So far January has been a month of two halves, the first two weeks were positively balmy with temperatures well into the teens and unusually for my part of the fens, there was hardly a breath of wind. It was a pleasure to get out and do a bit of hard physical work after a long Christmas break. The warm start to the year has meant I’ve already done my winter digging and I’ve also just managed to top the beds and borders with a good layer of mulch to trap the warmth in the soil.
I love this garden but it’s definitely the windiest garden I’ve ever worked in. Over the years I’ve gardened in a several different locations, from the warmth of a sheltered South London garden to the countryside of highland Aberdeenshire, where frosts could strike as late as June, plus 20 years in a tiny Yorkshire garden with a very stony allotment.
Now I’m in the Fens where extremes of weather aren’t normally expected. But yesterday, just up the road in Norfolk, a huge amount of snow fell and over 60 schools were closed. My garden has had a few centimetres of the white stuff and the forecast says there’s more to come at the weekend. It should be pretty to wake up to a blanket of snow on Saturday morning...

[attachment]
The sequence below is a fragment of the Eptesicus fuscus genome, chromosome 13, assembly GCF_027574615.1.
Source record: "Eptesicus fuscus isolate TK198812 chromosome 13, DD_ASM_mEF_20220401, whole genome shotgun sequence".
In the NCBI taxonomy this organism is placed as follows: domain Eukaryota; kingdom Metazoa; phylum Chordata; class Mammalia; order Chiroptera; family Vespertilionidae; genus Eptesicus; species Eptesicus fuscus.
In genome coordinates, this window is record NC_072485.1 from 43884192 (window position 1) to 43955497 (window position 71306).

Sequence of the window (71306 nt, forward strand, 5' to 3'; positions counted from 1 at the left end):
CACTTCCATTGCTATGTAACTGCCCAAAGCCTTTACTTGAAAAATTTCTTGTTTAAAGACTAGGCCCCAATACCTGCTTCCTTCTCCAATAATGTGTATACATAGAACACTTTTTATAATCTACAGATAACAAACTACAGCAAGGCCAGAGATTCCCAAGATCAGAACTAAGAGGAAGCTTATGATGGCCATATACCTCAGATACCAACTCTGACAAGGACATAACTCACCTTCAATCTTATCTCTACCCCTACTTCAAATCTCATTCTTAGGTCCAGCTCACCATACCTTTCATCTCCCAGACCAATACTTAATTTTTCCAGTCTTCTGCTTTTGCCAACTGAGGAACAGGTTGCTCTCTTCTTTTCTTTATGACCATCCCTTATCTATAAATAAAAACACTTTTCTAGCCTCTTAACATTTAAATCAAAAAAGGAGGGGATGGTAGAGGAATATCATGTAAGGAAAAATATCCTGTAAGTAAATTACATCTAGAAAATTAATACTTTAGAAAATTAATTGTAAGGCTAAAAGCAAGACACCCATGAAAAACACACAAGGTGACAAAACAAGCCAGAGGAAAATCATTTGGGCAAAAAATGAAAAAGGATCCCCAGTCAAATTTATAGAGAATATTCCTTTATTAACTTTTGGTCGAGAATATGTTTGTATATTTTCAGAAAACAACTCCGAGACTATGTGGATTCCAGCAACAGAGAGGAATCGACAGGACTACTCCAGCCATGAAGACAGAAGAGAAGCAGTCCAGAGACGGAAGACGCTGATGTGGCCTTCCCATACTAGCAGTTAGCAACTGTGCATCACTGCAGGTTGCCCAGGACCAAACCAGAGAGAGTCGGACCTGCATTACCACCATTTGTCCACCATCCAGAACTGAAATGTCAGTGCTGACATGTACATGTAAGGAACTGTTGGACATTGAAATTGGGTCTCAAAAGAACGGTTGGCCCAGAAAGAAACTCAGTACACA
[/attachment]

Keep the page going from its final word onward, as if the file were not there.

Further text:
The positive thing about a covering of snow is it lets you see the bare bones of the garden; where the ‘height’ is and what could be improved to get a better balance to the space. It also shows up where the wildlife goes. Cats, birds and mice are obvious by their tracks and in rural areas it shows up pests such as muntjac and bunnies, a chance to mend fences maybe before they feast on any greenery. One year in Scotland the rabbits ate every rose that poked its head above the snow. Amazingly the roses loved the impromptu pruning and came back good as new that summer, but I’m not chancing it, chicken wire is at the ready if I spot any rabbit tracks on Saturday!